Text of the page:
This story is developing and will continue to be updated.
The United States House Committee on Education and the Workforce announced an investigation into Penn with the "full force of subpoena power" following a Tuesday hearing on antisemitism on college campuses that received national attention.
In a statement provided to The Daily Pennsylvanian, Rep. Elise Stefanik (R-N.Y.) wrote that the committee will use its "full Congressional authority" to hold Penn, Harvard University, and the Massachusetts Institute of Technology accountable for "their failure on the global stage."
"After this week's pathetic and morally bankrupt testimony by university presidents when answering my questions, the Education and Workforce Committee is launching an official congressional investigation," Stefanik wrote.
The investigation comes amid widespread criticism over Penn President Liz Magill's congressional testimony, where she said it was "context dependent" when asked whether individuals calling for the genocide of Jewish students violates Penn's code of conduct. Harvard and MIT's presidents were also at the hearing.
“Penn is aware of the investigation and will fully cooperate,” University spokesperson said.
In a press release, Committee Chairwoman and Rep. Virginia Foxx (R-N.C.) wrote that the three presidents' responses during Tuesday's testimony "was absolutely unacceptable."
“Committee members have deep concerns with their leadership and their failure to take steps to provide Jewish students the safe learning environment they are due under law," Foxx wrote, adding that the investigation will include document requests and potential subpoenas "if a full response is not immediately forthcoming."
“The disgusting targeting and harassment of Jewish students is not limited to these institutions, and other universities should expect investigations as well, as their litany of similar failures has not gone unnoticed," Foxx wrote in the statement.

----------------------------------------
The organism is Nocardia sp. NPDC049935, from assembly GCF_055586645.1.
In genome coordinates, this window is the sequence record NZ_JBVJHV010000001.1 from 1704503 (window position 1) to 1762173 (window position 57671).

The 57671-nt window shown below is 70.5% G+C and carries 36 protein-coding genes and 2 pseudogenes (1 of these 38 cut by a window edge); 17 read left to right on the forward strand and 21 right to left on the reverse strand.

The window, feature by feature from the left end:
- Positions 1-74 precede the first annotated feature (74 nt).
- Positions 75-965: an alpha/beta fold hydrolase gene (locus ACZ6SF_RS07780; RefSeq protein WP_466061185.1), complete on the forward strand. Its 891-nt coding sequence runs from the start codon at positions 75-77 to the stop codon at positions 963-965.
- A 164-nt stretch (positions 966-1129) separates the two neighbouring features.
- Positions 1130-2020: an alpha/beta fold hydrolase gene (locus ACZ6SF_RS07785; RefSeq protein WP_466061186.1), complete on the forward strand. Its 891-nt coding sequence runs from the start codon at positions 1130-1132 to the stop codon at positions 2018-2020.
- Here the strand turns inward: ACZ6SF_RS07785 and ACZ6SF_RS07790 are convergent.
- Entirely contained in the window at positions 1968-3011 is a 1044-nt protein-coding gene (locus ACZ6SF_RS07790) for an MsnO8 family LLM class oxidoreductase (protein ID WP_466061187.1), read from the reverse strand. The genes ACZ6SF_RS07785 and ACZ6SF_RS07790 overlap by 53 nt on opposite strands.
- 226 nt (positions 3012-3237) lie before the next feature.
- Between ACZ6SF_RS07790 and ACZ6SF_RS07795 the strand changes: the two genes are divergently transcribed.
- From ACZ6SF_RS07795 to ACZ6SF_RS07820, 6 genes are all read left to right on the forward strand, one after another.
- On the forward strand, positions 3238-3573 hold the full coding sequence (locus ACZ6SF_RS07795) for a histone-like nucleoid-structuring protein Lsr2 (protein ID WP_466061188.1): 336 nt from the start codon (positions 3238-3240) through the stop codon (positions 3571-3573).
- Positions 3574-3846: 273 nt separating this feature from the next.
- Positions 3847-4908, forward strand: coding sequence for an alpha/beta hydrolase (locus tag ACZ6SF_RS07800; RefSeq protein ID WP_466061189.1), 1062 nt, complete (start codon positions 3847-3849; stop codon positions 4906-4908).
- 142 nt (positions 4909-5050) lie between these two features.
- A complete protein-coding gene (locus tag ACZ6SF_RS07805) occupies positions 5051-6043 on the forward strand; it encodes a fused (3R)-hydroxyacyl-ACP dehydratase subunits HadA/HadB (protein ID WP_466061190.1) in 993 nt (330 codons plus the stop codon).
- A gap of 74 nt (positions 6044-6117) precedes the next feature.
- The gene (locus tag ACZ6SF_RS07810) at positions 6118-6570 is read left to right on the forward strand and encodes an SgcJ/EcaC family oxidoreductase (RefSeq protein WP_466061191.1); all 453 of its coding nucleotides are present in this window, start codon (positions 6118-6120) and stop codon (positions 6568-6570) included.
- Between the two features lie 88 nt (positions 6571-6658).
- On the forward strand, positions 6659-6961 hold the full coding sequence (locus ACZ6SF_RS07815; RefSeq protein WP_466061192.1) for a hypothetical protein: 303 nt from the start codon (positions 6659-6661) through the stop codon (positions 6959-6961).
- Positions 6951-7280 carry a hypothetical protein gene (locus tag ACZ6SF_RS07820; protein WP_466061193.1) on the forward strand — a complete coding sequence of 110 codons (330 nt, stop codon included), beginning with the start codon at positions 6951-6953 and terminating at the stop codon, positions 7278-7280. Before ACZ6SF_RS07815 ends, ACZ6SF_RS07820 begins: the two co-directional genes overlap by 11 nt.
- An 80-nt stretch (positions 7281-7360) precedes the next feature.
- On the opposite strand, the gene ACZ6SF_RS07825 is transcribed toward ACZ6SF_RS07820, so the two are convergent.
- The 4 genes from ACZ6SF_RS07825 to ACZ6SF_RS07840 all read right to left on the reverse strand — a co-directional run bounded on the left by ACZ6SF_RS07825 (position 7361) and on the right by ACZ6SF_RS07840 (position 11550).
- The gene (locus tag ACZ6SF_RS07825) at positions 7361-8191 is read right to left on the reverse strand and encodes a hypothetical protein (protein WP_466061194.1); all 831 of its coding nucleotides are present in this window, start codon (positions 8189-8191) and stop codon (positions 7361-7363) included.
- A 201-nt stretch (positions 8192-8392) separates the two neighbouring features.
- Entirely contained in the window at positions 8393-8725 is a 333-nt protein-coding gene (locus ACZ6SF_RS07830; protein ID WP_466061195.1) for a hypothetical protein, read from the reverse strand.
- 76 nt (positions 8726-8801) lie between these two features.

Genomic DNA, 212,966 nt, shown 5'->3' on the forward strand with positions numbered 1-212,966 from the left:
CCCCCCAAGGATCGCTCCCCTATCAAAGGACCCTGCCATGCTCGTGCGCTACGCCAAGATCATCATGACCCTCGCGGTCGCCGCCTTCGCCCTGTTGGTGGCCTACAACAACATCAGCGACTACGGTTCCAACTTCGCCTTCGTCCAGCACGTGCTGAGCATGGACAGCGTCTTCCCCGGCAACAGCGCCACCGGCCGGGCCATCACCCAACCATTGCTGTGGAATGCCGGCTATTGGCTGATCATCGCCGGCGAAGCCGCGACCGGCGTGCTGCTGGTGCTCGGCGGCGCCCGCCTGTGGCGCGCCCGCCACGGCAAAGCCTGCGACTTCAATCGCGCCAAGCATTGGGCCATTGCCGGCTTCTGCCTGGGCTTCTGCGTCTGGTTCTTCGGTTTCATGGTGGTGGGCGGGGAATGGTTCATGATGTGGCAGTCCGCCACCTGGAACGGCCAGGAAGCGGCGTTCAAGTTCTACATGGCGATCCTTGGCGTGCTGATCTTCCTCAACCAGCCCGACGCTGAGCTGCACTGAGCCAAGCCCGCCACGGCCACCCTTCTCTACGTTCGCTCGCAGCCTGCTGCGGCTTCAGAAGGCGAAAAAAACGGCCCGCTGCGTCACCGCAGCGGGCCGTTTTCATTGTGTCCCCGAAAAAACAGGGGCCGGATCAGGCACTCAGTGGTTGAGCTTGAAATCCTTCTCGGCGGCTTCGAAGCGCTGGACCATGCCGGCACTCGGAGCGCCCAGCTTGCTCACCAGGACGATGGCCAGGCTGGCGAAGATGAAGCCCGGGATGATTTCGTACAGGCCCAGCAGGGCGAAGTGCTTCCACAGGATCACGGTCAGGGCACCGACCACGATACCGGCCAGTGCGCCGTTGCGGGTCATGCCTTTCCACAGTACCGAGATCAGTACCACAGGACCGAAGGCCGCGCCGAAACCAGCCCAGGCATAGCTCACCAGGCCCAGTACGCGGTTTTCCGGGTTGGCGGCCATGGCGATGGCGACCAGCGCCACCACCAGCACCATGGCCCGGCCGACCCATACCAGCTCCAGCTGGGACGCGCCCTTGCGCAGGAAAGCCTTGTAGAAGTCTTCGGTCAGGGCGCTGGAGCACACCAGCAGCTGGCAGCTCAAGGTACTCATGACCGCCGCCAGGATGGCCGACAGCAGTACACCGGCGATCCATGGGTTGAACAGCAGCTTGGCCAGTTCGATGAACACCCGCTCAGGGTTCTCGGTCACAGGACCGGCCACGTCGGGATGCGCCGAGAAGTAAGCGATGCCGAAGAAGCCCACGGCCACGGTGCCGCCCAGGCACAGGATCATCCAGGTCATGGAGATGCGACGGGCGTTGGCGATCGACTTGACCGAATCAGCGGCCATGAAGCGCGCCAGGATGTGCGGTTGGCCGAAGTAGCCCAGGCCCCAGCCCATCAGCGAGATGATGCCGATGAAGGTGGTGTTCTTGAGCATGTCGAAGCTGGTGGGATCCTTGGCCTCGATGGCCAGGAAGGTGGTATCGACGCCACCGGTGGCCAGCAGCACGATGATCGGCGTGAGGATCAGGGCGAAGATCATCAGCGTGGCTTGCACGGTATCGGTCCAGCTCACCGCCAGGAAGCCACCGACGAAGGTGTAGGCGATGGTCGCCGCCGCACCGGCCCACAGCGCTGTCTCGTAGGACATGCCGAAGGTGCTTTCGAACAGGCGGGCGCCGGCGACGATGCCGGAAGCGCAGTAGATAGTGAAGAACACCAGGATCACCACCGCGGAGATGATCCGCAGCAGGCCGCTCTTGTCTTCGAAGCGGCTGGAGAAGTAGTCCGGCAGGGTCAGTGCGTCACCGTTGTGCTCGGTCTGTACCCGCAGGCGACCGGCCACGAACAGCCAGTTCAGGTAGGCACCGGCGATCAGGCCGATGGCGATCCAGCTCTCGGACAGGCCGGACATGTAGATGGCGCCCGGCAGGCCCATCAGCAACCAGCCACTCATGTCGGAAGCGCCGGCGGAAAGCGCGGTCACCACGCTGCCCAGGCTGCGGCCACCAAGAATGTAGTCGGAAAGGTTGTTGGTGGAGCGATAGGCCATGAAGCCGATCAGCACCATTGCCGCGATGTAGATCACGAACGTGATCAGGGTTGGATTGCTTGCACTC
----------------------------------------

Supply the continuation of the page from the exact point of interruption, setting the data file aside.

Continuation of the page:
The University Board of Trustees held an emergency gathering on Thursday morning amid the criticism over Magill's remarks. The DP could not confirm if the meeting was related to Magill's future as president.
At the hearing, Stefanik asked whether individuals who call for the genocide of Jewish people violate Penn’s policies or code of conduct. Stefanik described calls for "Intifada revolution" among some protesters on campus as calls for genocide of Jewish people.
“If the speech turns into conduct, it can be harassment,” Magill told Stefanik at the committee hearing, later adding, “It is a context dependent decision."
The University's "Free Speech FAQs" detail Penn's guidelines governing hate speech. These rules state that speech can only be disciplined by the University if "the inflammatory speech intentionally and effectively provokes a crowd to immediately carry out violent and unlawful action."
"Universities can invest their efforts and resources in educating their members and in creating spaces and contexts for productive dialogue, but they cannot legitimately punish members — students, staff, and faculty — who choose not to participate in those, or who profess bigoted and other hateful views," Penn's policy reads. "This is especially true in open and public spaces, like Locust Walk."